Chromecast HDMI dongles are relatively inexpensive; they’ll take up one of your HDMI ports and require micro USB power to work. A Chromecast dongle with Google TV built-in is comparable to a Fire TV stick when it comes to functionality and price.
Naturally, Chromecast built-in can be found in Google’s own smart speaker range, including the Google Home, Google Home Mini and Google Home Max, as well as a range of other manufacturer’s hi-fi kit, including Sony, Panasonic, LG, Philips, JBL and Naim Audio.
When not receiving a stream, a Chromecast device drops into a picturesque ambient mode. There’s no user interface on the standalone dongles, unless you’re using the step-up Chromecast with Google TV gadget.
While Chromecast can mirror your smartphone, it’s not actually streaming from it when you cast. Instead, it points the Chromecast device to the content you want to play online. Your smartphone acts like a remote control. Spotify Connect uses the same technique.
Chromecast supports voice commands, but only via Google Assistant.
Chromecast can also be used for multi-room audio, playing music in sync to multiple speakers from compatible brands, using the Google Home app.
The downside is Chromecast feels operationally clunky, even after multiple revisions. But it’s easy to use and widely supported, and you can enjoy inexpensive multiroom audio, with no subscription fees required.
Supremely easy to use, and capable of excellent fidelity, Spotify Connect is a great all round music casting option. It enjoys wide hardware support too, so incorporating it into your Spotify at home music routine should be a doddle.
- Simple to use
- Great audio quality
- Multiroom streaming
- No hi-res audio option
Spotify Connect allows Spotify users to stream their music to Spotify compatible Wi-Fi connected speakers, with minimal fuss.
At first glance, Spotify appears to mimic Bluetooth. Both achieve the same aim, wirelessly streaming from smartphone to a target audio system. The big difference is quality. A direct Wi-Fi connection using Spotify Connect sounds cleaner and more dynamic than regular Bluetooth.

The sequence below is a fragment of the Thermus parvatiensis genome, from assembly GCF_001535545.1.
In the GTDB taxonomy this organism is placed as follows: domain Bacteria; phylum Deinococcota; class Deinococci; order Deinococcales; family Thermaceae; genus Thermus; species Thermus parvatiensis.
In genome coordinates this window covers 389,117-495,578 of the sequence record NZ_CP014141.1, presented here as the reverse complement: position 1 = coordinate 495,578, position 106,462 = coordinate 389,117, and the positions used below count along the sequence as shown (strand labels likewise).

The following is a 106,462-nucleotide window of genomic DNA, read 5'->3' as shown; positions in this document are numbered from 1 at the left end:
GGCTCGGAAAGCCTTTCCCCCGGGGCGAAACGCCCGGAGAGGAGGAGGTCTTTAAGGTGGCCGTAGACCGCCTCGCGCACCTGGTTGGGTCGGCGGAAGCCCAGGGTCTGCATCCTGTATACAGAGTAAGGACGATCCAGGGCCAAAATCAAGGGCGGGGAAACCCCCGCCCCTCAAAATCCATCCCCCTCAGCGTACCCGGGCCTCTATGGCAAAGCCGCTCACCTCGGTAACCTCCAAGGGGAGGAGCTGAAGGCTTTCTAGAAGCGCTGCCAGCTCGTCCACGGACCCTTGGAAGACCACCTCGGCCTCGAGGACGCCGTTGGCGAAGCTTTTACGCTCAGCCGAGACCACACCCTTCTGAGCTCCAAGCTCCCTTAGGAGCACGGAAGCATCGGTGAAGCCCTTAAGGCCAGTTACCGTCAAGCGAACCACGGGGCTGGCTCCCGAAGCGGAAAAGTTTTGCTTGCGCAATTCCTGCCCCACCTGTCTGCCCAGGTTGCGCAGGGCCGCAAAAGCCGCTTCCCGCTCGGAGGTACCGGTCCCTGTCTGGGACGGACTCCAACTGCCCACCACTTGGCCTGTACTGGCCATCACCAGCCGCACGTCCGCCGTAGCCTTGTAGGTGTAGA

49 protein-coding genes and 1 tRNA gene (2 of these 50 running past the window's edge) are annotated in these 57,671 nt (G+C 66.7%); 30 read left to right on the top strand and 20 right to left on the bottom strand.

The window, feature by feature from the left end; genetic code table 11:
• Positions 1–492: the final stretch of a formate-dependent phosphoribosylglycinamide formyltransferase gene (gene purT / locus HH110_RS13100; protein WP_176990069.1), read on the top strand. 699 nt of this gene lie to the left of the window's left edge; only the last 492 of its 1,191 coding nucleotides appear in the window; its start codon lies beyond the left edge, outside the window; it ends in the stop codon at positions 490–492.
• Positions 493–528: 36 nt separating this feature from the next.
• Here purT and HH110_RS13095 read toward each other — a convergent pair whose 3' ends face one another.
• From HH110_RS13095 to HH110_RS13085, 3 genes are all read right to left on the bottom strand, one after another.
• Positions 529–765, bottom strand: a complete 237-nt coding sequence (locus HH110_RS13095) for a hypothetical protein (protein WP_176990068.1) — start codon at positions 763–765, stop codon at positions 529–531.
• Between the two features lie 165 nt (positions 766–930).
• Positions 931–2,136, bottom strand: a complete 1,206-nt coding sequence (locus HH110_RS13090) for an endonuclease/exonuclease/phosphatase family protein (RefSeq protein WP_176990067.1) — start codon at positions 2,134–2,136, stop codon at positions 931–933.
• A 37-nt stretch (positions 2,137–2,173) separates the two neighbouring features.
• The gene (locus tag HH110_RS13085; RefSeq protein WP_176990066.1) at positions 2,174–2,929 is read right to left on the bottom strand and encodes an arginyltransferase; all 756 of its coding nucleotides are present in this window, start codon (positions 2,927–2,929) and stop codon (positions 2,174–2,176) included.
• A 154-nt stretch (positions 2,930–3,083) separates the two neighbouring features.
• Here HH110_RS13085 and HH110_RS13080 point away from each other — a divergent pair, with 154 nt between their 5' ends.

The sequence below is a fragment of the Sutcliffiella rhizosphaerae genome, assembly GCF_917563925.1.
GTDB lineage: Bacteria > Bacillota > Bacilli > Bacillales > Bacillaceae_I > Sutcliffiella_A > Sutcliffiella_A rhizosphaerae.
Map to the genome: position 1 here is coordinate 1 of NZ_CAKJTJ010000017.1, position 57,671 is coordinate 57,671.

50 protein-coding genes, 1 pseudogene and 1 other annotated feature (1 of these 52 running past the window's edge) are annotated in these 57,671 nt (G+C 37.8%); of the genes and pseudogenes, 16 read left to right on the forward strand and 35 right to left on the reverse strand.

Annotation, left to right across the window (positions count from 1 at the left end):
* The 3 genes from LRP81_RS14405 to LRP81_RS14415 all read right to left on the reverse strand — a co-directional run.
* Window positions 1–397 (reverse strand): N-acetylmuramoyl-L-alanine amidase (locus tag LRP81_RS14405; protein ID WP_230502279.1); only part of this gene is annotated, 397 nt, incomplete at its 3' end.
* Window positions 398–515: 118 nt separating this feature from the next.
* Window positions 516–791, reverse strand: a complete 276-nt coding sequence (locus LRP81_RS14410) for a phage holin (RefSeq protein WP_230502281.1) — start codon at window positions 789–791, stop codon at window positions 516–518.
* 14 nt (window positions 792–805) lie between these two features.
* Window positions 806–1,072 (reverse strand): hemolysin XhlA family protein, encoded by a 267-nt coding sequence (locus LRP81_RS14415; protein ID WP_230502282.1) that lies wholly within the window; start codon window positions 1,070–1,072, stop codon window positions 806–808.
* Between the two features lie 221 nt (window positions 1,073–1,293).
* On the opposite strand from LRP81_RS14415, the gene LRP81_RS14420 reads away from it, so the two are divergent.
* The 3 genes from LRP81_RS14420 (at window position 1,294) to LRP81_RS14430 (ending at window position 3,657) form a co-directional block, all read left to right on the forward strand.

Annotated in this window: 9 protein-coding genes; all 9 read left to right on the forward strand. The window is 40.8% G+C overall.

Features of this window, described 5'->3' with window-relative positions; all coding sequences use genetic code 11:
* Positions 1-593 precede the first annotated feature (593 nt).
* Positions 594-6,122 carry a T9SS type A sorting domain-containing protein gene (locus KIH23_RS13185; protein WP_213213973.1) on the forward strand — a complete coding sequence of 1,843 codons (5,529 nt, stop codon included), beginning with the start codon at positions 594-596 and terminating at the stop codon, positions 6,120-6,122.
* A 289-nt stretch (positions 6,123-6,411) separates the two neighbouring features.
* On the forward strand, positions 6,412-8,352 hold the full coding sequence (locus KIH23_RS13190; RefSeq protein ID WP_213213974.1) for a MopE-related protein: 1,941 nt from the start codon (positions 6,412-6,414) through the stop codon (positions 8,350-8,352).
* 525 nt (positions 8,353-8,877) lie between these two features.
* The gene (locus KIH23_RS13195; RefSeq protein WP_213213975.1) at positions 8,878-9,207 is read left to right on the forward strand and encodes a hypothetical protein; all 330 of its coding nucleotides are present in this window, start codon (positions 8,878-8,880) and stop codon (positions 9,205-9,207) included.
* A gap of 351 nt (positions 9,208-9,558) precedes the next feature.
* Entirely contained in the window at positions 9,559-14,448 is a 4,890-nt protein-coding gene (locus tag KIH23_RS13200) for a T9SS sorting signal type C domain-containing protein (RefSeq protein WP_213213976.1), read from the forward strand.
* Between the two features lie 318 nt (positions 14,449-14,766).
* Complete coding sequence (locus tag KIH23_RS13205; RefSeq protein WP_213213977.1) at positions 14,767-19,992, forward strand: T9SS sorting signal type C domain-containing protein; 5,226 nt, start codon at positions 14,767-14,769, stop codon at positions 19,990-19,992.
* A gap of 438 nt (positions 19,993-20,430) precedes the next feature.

To get up and running, you’ll need the Spotify app, and a Spotify Connect compatible receiving device. Much like Chromecast, it doesn’t actually send music from your phone to a sound system, but rather directs your target player to your music online. Apple AirPlay, by comparison, streams from the device in your hand to the audio receiver.
Compatible devices include AV receivers from Denon and Marantz, Sonos multiroom speakers, Roku and Fire TV streaming devices, and Amazon Alexa smart speakers.
Spotify connect also works from PCs and Macs running the Spotify app.
Overall usability is excellent. Within the Spotify app, you’ll see a list of kit on the same Wi-Fi network of your smartphone, under the Devices graphic. Just select the one you want to stream: job done.
When streaming on a home Wi-Fi network, most users should leave their setting on Automatic, as this enables the app to better manage available bandwidth. You can manually select high or Very high though, if you prefer though. There’s also an Everywhere multi-speaker streaming option, for whole home audio.
Wireless speaker deals
Need some wireless speakers to cast your music to? Whatever casting technology you choose, we’ve rounded up the best wireless speaker deals from around the web right here:
- Spotify vs Apple Music: how the music streaming services compare
Home entertainment AV specialist
Steve has been writing about AV and home cinema since the dawn of time, or more accurately, since the glory days of VHS and Betamax. He has strong opinions on the latest TV technology, Hi-Fi and Blu-ray/media players, and likes nothing better than to crank up his ludicrously powerful home theatre system to binge-watch TV shows.